How might these beverages be viewed by the LDS Church?
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Old 03-10-2010, 11:22 PM
 
Location: Salt Lake City
24,144 posts, read 24,603,884 times
Reputation: 11710
Quote:
Originally Posted by SportyandMisty View Post
What occurs that is special about "testimony bearing" service and how does that differ from non-first Sundays?
It's just a lot less structured. Normally, there are two to three pre-assigned talks given by members of the congregation or occasionally by members of the Stake High Council, the 12-member group that is over a group of 8 or 10 wards in a stake. (You could probably consider a ward to be roughly the equivalent to a parish and a stake to be equivalent to a diocese.) We have no paid clergy, so no regular minister or pastor who gives a sermon each week. The talks (you could think of them as "sermonette," I guess) are prepared by the members of the Church, who generally have a week or two to get their thoughts together on a subject most often assigned by the member of their bishopric. They might be asked to speak on charity, on temple work, on the importance of the scriptures, on the Holy Ghost, or any one of a number of other topics. Testimony Meeting, on the other hand, takes the place of the regular Sacrament Meeting the first Sunday of the months. For about 30 to 40 minutes, ward members can stand up as they feel prompted to do so and express their feelings about the gospel. They are encouraged to share faith-promoting stories, interesting insights that they've discovered through scripture study and prayer, and to generally try to uplift the other members of the congregation through a short, spontaneous message. Sometimes as many as 12 to 15 people take turns speaking to the congregation, either standing up at the pews where they're sitting and using a roving microphone or going up front to the pulpit and speaking from there. Sometimes Testimony Meetings are really good. At other times, they turn into travelogues and what-not. I generally suggest that visitors not make them their first experience seeing the Church in action for the simple reason that they're kind of unpredictable and offer no real insights into the kind of things you'd normally hear taught at an average Sacrament Meeting.

Quote:
I just discovered this thread and have read it front to back. Thank you to starting it & taking time to educate the rest of us.
Happy to do so, although I wish a few other members of the Church would participate more often.

Quote:
One dumb question - perhaps etiquette, perhaps substance.

When is it proper to use the term "Mormon" and when is it proper to say "LDS"? Do you refer to a person as Mormon or LDS? To the religion? to the institutions? etc.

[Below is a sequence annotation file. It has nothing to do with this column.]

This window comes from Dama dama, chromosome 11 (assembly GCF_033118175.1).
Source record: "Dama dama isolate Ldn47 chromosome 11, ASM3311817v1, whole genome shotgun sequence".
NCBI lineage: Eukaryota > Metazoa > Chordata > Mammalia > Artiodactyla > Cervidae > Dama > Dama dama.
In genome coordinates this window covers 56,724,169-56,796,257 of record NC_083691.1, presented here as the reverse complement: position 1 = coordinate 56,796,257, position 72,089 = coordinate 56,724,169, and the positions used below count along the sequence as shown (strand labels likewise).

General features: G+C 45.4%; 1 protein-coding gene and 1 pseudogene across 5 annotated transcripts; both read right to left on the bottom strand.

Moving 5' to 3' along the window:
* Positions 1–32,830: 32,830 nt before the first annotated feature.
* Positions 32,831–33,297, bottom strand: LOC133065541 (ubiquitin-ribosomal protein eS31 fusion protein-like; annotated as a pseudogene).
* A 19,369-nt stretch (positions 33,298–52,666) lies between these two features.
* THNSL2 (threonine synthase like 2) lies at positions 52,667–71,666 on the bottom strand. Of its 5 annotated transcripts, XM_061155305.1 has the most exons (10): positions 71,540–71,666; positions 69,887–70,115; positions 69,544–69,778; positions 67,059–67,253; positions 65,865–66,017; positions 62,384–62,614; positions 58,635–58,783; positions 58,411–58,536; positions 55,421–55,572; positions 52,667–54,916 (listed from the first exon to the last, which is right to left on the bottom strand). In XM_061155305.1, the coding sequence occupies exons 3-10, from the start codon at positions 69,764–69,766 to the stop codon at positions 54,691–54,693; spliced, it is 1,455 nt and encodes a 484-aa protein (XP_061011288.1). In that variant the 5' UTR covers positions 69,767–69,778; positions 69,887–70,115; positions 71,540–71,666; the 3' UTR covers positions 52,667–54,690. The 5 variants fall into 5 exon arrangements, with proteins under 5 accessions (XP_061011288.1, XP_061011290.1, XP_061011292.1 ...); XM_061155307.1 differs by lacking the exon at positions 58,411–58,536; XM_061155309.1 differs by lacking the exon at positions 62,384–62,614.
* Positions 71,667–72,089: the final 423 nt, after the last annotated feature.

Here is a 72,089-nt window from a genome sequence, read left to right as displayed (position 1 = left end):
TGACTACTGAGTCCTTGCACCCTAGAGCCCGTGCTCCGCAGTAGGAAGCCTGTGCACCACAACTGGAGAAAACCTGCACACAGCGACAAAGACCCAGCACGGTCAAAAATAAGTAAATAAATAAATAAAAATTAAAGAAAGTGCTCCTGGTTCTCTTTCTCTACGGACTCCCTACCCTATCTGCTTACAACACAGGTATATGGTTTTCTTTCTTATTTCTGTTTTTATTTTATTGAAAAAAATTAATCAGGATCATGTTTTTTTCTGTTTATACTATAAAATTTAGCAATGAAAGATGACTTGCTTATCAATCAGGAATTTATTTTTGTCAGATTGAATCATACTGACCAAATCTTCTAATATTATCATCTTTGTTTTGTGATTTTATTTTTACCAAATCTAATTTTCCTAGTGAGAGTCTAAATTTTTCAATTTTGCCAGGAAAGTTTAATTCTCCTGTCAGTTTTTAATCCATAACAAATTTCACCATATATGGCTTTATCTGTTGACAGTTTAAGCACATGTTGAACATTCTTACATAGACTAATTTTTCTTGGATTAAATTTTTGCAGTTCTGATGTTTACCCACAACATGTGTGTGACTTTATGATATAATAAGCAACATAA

Well, there is no "Mormon Church." There is only a "Church of Jesus Christ of Latter-day Saints," which is quite a mouthful. Sometimes we say "LDS Church," even though there isn't technically one of those either. Most of us probably have a slight preference for "LDS" over "Mormon," but it serviously doesn't bother 9 out of 10 of us to be referred to as "Mormon." I sometimes call myself a Mormon and sometimes LDS. We're really not all that picky, as we've been called a lot worse.

Quote:
I have come to love Utah - for skiing, and for how functional it is. Things just seem to work. I even have a condo in Park City but I don't get to enjoy it more than a week (two at most) per year.
I'm so glad you like it!

Quote:
What is the special regard I have heard referenced that Mormons hold for Jews? Are Jews welcome in Utah?
If you don't mind, I'm going to hold off till tomorrow in answering this question. I took my Ambien almost a half an hour ago, and any minute now, I expect to start typing gibberish and then fall asleep on my keyboard.

Quote:
As a non-LDS (or should I say non-Mormon?) I love Utah, and would think about settling down there but since LDS are so busy between family, work & the church, I am a bit afraid I would find it lonely.
Check out the other threads from people who've been where you are and let them tell you what their experiences have been. Their input would probably be more valid than mine in that regard.
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Old 03-10-2010, 11:28 PM
 
Location: Salt Lake City
24,144 posts, read 24,603,884 times
Reputation: 11710
Quote:
Originally Posted by SportyandMisty View Post
back to the "hot drinks" question.

It is possible to brew tea without heating water (so-called "sun tea" is made in jugs of tap water left in the sun).

One coffee beverage is "iced coffee".

In fact, one can "brew" coffee without heating the water.

How might these beverages be viewed by the LDS Church?
As nonsensical as it might seem, "hot drinks" has been interpreted pretty much from the beginning (1838) to mean coffee and tea. At this point, it doesn't matter whether they're served hot or cold, lukewarm or frozen. Any way you want to serve them, we don't want to drink them.

A lot of people assume that it's because of the caffeine that they are no-nos, but the LDS Church leadership has never come out and said that. Consequently, Diet Coke continues to be one of the staples of my diet. It probably seems kind of hypocritical, and I guess maybe it is. For me, though, I'll keep keeping the Coca-Cola Company in business until the leadership makes an official statement that Coke is now off-limits. Then, I will regretfully give it up. I know it's not good for you, but I reserve the right to have a couple of vices.
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Old 03-10-2010, 11:44 PM
 
Location: The Conterminous United States
22,576 posts, read 49,549,677 times
Reputation: 13508
Quote:
Originally Posted by kaytidid View Post
You really should attend! Although my own Catholic faith is very strong, I have attended LDS services and my dd attends with her boyfriend several times a month. There are some aspects of that faith that I find very comforting.
What do you find comforting?

I have a friend in Knoxville who is LDS. I adore him and his parents so I thought I'd stop by and find out what the religion is all about. Currently, I am atheist. I used to be Lutheran. I like people that are sincere about their faith.

I've read the last several pages and just as I got to the end, Katzpur nodded off. That's okay, though. I hope that when he wakes he will read that I am very thankful for his informative answers.